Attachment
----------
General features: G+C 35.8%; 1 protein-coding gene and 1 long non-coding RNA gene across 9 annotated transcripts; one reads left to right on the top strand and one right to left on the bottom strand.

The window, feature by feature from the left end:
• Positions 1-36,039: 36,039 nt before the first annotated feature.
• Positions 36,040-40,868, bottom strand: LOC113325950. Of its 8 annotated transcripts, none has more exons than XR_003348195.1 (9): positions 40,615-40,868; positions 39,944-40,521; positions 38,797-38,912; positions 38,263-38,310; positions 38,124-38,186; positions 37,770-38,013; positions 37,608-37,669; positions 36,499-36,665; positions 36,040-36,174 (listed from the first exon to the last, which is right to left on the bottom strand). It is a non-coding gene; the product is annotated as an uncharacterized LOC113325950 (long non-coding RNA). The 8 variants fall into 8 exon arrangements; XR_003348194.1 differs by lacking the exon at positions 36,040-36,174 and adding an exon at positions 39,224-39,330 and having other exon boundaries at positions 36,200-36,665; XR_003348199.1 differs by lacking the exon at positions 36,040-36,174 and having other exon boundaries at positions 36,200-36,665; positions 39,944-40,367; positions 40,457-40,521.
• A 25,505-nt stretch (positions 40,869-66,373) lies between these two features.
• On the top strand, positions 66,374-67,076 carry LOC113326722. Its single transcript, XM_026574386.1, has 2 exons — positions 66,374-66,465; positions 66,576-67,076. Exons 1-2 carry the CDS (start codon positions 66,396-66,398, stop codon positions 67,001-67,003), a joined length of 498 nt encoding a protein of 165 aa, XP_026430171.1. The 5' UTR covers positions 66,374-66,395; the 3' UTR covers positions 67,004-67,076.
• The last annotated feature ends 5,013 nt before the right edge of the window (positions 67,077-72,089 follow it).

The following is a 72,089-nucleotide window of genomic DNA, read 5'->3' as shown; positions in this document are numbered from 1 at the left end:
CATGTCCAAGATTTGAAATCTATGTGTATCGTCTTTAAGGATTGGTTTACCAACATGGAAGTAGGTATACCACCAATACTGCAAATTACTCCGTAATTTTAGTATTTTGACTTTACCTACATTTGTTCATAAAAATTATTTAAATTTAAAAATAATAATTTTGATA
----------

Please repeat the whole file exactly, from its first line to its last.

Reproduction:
General features: G+C 35.8%; 1 protein-coding gene and 1 long non-coding RNA gene across 9 annotated transcripts; one reads left to right on the top strand and one right to left on the bottom strand.

The window, feature by feature from the left end:
• Positions 1-36,039: 36,039 nt before the first annotated feature.
• Positions 36,040-40,868, bottom strand: LOC113325950. Of its 8 annotated transcripts, none has more exons than XR_003348195.1 (9): positions 40,615-40,868; positions 39,944-40,521; positions 38,797-38,912; positions 38,263-38,310; positions 38,124-38,186; positions 37,770-38,013; positions 37,608-37,669; positions 36,499-36,665; positions 36,040-36,174 (listed from the first exon to the last, which is right to left on the bottom strand). It is a non-coding gene; the product is annotated as an uncharacterized LOC113325950 (long non-coding RNA). The 8 variants fall into 8 exon arrangements; XR_003348194.1 differs by lacking the exon at positions 36,040-36,174 and adding an exon at positions 39,224-39,330 and having other exon boundaries at positions 36,200-36,665; XR_003348199.1 differs by lacking the exon at positions 36,040-36,174 and having other exon boundaries at positions 36,200-36,665; positions 39,944-40,367; positions 40,457-40,521.
• A 25,505-nt stretch (positions 40,869-66,373) lies between these two features.
• On the top strand, positions 66,374-67,076 carry LOC113326722. Its single transcript, XM_026574386.1, has 2 exons — positions 66,374-66,465; positions 66,576-67,076. Exons 1-2 carry the CDS (start codon positions 66,396-66,398, stop codon positions 67,001-67,003), a joined length of 498 nt encoding a protein of 165 aa, XP_026430171.1. The 5' UTR covers positions 66,374-66,395; the 3' UTR covers positions 67,004-67,076.
• The last annotated feature ends 5,013 nt before the right edge of the window (positions 67,077-72,089 follow it).

The following is a 72,089-nucleotide window of genomic DNA, read 5'->3' as shown; positions in this document are numbered from 1 at the left end:
CATGTCCAAGATTTGAAATCTATGTGTATCGTCTTTAAGGATTGGTTTACCAACATGGAAGTAGGTATACCACCAATACTGCAAATTACTCCGTAATTTTAGTATTTTGACTTTACCTACATTTGTTCATAAAAATTATTTAAATTTAAAAATAATAATTTTGATA